MANILA, Philippines – With the recent breakdowns of Manila’s nearly-dilapidated Metro Rail Transit (MRT) taking center-stage of public attention the past month, the Philippine government has announced its plans to take over the train line along EDSA in 2015.
This statement was made by Davao City Rep. Isidro Ungab, House appropriations committee chairman, at the commencement of plenary debates on the proposed P2.606-trillion national budget for 2015.
At present, state financial institutions Land Bank and Development Bank of the Philippines have an 80-percent stake of ownership (worth P35-billion) of the train system, while 20-percent is owned by private investors based in Singapore.
In response to queries from Rep. Neri Colmenares of Bayan Muna, Ungab said that the government is looking to take over the EDSA rail line so that it can take into its own hands the matter of solving the MRT’s numerous problems, without interference from its owners.
Furthermore, he said that the 2015 budget proposal has allocated P54 billion for the state’s “equity value buyout” of the MRT from its current owners.
However, as noted by Ungab, the P54-billion allocated in the proposed 2015 budget for the MRT buyout will only be released if the arbitration case between the government and MRT’s private owners comes to a resolution.
Colmenares queried further: “If the two state banks’ 80-percent ownership of MRT is worth P35 billion, why would taxpayers pay P54 billion for the private owners’ 20 percent? Besides, the rail line, according to the Department of Transportation and Communications (DOTC), was built for a total of only P28 billion.”
The matter was later on clarified by Finance Secretary Cesar Purisima who told reporters that the P54-billion allocation will be spent on the entire train facility.
Meanwhile, Rep. Anthony Bravo of Cooperatives Network Party called on DOTC officials to come up with “real solutions” to addressing the MRT’s numerous problems; instead of solutions “that are just for show.”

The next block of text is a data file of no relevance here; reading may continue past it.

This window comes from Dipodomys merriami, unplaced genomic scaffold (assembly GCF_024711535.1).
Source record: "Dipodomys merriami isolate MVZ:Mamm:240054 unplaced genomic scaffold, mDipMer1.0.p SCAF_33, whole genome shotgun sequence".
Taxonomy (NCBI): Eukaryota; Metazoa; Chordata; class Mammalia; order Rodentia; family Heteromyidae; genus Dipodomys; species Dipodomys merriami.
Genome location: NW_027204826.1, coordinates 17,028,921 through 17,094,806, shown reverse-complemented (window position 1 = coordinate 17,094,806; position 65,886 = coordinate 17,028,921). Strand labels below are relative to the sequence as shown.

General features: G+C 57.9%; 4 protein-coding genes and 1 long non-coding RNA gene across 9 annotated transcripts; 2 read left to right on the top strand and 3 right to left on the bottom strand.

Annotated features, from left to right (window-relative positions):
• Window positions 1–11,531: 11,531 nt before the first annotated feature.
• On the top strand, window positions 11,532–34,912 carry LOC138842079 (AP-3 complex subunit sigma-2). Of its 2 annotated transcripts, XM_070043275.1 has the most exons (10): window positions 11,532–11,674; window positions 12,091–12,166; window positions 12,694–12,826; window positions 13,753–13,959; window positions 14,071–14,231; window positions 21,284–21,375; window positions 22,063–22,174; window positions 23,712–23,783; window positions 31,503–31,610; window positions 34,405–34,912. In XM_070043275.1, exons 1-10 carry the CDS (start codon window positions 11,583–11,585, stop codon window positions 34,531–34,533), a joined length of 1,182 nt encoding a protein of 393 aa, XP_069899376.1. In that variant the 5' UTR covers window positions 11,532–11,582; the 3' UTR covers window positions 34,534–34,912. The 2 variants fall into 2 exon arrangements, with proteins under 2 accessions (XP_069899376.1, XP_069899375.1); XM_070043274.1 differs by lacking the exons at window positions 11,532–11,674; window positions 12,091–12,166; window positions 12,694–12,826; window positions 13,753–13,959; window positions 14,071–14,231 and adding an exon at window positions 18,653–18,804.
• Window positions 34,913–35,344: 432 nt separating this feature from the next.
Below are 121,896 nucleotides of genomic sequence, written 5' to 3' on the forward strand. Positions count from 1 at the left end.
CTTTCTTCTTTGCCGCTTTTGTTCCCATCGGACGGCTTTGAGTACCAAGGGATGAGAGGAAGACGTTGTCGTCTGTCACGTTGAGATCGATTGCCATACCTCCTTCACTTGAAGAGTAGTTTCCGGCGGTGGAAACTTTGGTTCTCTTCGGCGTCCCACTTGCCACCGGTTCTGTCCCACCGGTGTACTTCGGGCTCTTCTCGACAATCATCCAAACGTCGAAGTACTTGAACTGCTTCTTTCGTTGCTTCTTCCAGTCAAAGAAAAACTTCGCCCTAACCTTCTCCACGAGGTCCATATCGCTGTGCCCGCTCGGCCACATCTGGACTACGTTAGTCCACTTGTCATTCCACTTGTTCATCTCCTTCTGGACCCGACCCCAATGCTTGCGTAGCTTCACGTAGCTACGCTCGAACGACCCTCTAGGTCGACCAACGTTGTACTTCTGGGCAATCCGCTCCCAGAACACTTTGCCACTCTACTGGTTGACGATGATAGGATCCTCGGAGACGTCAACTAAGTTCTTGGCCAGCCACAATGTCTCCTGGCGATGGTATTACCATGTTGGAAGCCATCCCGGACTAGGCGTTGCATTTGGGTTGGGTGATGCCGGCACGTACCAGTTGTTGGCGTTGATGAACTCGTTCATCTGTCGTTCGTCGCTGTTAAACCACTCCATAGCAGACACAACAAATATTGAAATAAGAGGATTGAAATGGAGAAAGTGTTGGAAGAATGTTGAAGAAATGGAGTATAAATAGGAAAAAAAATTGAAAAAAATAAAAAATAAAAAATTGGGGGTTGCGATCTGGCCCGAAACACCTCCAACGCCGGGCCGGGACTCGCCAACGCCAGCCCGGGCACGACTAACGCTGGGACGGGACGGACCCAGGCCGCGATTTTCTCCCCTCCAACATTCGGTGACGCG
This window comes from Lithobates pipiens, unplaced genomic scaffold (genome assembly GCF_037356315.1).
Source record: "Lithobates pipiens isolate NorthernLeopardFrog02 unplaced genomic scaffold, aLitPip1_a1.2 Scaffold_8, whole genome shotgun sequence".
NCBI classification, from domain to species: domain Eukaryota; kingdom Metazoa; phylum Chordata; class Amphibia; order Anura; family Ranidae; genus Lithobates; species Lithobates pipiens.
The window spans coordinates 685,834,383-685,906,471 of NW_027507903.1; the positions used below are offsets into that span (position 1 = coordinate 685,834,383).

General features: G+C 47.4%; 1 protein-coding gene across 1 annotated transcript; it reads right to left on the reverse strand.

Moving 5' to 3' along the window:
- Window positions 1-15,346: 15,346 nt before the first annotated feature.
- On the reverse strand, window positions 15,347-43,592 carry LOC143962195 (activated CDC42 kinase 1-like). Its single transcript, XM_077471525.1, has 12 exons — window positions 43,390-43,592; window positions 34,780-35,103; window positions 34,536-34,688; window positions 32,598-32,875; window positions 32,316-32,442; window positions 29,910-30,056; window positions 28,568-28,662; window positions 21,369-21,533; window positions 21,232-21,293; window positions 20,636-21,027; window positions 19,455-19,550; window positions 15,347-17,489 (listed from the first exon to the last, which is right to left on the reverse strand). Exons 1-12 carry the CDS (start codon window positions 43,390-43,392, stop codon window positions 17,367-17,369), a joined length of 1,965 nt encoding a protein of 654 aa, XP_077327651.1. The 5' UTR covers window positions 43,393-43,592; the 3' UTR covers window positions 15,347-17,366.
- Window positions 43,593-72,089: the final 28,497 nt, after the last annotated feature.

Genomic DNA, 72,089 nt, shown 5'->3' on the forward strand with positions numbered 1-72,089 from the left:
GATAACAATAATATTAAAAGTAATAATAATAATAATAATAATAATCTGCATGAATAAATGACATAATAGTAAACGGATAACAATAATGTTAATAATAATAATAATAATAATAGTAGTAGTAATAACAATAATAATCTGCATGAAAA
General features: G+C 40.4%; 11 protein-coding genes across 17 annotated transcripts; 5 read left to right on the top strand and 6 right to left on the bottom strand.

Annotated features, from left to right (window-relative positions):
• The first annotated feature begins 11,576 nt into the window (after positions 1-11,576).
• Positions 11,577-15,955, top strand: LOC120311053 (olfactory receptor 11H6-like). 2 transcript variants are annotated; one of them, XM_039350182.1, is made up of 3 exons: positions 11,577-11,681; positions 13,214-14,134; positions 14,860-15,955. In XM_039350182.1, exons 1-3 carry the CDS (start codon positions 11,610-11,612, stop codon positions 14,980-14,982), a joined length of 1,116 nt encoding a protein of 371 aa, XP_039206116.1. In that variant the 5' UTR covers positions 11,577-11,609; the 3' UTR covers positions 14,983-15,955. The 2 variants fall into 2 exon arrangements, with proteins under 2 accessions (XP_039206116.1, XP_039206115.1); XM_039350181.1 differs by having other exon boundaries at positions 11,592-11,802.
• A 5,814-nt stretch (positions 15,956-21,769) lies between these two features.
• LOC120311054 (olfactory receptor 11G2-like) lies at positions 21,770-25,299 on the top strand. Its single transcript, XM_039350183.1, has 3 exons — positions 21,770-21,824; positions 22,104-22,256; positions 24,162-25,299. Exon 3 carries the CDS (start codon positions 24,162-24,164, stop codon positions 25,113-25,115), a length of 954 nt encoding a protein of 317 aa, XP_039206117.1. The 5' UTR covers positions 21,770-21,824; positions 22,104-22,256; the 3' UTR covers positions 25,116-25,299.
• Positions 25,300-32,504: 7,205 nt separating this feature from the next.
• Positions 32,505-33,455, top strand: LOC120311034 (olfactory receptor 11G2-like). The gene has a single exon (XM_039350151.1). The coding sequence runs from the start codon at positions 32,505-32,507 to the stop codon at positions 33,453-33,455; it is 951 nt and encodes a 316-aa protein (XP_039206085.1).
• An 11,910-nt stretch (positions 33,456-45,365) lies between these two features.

“Just like the DOTC secretary’s act of riding the MRT, the DOTC’s response to the MRT has been shallow at best, pointless at worst,” Bravo said.
Bravo gave reference in specific to DOTC’s announcement last week about the creation of a “special group” which will oversee MRT maintenance and “shadow” the performance of APT Global, the train’s current maintenance provider.
“While it’s true that there has been a number of well-publicized incidents at the MRT, a cursory look at the data will show that current maintenance provider, when compared to previous service providers, has had the least number of train removals, and hence, the most number of available trains,” he said, noting that dataindicates that peak-hour train availability is at its highest under Global APT.
He added, as well, that based on the data, the DOTC “should know that the quality of maintenance services being provided is not the issue, especially when you consider the age of the trains, and particularly because even President Aquino has pointed out the culprit behind all these glitches: the non-overhaul of the system,” citing the President’s statement last Friday about the long-overdue overhaul of the MRT system.